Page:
Ewald Demeyere: Harpsichord Laments of the 17th Century

Record and Artist Details

Composer or Director: Johann Jacob Froberger, Louis Couperin, Thomas Tomkins, William Byrd, Melchior Schildt

Genre:

Instrumental

Label: Challenge Classics

Media Format: Super Audio CD

Mastering:

DDD

Catalogue Number: CC72617

CC72617. Ewald Demeyere: Harpsichord Laments of the 17th Century

Tracks:

Composition Artist Credit
Keyboard Works, Book 4 Johann Jacob Froberger Composer
Ewald Demeyere
Suite Louis Couperin Composer
Ewald Demeyere
(A) Sad Pavan for these distracted times Thomas Tomkins Composer
Lachrymæ Pavan Ewald Demeyere
William Byrd Composer
Paduana Lacrymae Melchior Schildt Composer
Keyboard Works, Book 2 Johann Jacob Froberger Composer
Ah! Melancholia, aka ‘black bile’, yet socially fashionable in late-16th- and early-17th-century England. And wonder not why John Dowland isn’t included here. He is – in the guise of transcriptions or variations on his original Lachrymae Pavan by William Byrd and Melchior Schildt. Ewald Demeyere’s performance of Byrd is an absorbing mixture of regular and irregular stresses, of notes equally and unequally played. In comparison, and as reflected through Demeyere’s imagination, Schildt’s plainer outlines suggest a more formal expression of grief. Rather different in complexion is Tomkins’s Sad Pavan. This pupil of Byrd had non-conformist ideas on metre. So no time signature, and bar-lines are asymmetrical. Presumably he wanted an elastic rhythm – and gets it in a singular ‘sound-painting’ of personal distress.

From tears shed to tears perhaps unshed in the stoical rectitude of Froberger’s Fantasia, mainly semibreves, minims and crotchets moving slowly, Demeyere wise in keeping them bare of ornamentation. Or smiles breaking through tears in the Partita where, from the first movement onwards, light and shadow flit through major and minor keys. Maybe so too in Louis Couperin’s Suite from pieces compiled by Demeyere, a largely bright Tombeau de M de Blancrocher included.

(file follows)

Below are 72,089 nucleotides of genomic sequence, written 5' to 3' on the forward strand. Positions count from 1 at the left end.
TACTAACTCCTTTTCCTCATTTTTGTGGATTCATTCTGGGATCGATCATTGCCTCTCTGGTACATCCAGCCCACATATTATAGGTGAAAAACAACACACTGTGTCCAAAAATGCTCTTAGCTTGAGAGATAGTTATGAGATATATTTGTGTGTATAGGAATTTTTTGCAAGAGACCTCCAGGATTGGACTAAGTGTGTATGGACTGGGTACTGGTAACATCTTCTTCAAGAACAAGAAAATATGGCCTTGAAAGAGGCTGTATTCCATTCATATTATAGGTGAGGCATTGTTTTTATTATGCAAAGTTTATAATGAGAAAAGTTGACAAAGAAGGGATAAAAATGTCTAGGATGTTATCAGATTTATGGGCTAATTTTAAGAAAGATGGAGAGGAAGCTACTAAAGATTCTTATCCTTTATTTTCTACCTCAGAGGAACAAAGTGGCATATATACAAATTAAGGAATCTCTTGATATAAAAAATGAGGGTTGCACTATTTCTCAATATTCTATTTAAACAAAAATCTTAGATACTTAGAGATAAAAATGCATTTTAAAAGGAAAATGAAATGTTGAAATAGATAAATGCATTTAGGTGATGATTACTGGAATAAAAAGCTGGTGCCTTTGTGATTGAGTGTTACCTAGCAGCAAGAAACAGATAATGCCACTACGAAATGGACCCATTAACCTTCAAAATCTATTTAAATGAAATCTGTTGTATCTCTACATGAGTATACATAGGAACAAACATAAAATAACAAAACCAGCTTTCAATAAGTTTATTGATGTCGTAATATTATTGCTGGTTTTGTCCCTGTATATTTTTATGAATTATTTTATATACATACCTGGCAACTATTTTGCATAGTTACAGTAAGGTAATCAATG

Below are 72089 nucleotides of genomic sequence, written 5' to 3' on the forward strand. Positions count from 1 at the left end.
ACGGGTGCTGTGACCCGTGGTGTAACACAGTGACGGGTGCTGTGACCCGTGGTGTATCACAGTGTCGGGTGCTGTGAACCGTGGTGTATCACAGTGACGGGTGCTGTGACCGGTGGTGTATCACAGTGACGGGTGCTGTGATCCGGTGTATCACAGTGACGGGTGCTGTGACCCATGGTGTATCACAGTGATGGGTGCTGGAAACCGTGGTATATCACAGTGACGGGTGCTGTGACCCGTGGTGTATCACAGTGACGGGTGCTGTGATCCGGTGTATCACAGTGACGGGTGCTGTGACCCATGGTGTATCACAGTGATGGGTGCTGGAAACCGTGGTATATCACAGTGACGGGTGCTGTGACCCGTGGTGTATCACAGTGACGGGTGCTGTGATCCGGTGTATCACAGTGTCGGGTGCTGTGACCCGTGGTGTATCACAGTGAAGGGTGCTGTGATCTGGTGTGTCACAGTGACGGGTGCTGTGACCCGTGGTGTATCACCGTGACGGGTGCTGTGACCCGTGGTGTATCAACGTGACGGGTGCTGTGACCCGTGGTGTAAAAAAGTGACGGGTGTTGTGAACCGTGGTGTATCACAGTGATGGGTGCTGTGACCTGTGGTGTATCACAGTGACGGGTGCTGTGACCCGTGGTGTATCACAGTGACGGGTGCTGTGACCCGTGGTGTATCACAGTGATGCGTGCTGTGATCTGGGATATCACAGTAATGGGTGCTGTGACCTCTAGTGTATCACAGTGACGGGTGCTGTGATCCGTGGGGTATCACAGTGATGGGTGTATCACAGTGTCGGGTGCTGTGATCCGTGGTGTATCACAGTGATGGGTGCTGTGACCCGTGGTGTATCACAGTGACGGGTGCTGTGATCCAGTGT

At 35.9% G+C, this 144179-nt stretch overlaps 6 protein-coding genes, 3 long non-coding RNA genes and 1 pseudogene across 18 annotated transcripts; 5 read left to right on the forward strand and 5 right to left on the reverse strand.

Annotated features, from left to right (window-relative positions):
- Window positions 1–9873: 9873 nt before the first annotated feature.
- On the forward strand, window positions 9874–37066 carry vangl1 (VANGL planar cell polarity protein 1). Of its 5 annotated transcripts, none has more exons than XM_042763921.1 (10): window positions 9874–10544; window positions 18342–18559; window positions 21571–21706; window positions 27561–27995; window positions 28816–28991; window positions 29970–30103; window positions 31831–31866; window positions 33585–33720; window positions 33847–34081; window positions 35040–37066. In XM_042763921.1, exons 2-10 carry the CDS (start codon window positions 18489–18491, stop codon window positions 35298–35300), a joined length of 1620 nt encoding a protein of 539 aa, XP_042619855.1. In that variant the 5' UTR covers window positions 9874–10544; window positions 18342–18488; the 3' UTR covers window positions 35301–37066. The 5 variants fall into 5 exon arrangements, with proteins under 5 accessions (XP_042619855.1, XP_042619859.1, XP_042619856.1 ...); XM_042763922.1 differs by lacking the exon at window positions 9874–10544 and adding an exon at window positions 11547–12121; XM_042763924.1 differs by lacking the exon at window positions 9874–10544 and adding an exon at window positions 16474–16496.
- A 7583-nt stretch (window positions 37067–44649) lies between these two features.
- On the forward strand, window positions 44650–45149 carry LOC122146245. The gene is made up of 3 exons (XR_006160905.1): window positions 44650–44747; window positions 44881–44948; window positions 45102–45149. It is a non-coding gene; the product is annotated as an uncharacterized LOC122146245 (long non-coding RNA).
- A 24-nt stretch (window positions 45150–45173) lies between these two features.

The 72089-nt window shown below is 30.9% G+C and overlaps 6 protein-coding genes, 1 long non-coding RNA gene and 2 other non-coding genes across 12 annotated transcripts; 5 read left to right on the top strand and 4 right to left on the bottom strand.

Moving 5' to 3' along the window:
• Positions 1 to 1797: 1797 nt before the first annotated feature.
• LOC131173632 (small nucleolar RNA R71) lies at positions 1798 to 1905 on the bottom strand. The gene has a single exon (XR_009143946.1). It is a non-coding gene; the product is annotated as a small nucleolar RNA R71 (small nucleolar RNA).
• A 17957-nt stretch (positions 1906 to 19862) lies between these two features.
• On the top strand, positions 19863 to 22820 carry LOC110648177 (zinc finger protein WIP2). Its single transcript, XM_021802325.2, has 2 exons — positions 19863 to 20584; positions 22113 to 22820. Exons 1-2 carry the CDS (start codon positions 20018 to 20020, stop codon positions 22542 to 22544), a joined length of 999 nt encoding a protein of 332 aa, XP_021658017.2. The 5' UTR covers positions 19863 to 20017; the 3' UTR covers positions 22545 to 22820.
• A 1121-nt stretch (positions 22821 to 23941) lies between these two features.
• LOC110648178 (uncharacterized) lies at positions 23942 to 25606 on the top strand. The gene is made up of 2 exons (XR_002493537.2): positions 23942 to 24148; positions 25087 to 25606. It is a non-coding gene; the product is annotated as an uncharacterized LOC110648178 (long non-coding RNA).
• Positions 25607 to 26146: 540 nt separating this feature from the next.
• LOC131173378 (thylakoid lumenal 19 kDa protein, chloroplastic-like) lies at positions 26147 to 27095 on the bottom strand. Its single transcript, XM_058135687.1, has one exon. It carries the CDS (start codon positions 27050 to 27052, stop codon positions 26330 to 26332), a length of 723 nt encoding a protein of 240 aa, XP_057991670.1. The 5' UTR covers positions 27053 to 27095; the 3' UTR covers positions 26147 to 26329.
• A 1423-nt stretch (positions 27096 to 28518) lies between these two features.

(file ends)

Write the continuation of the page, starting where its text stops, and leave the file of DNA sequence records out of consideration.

The Pavans are played on virginals, the rest on harpsichord. The right decision, but Demeyere hits a bad snag in a closely miked recording that masks the differences in timbre between the instruments. Nevertheless, this is a fascinatingly fine programme, eruditely chosen and fervently portrayed.

Gramophone Print

  • Print Edition

From £67/year

Subscribe

The Gramophone Digital Club

  • Digital Edition
  • Digital Archive
  • Reviews Database
  • Events & Offers

From £90/year

Subscribe

Gramophone Reviews

  • Reviews Database

From £67/year

Subscribe

Gramophone Digital Edition

  • Digital Edition
  • Digital Archive

From £67/year

Subscribe

If you are a library, university or other organisation that would be interested in an institutional subscription to Gramophone please click here for further information.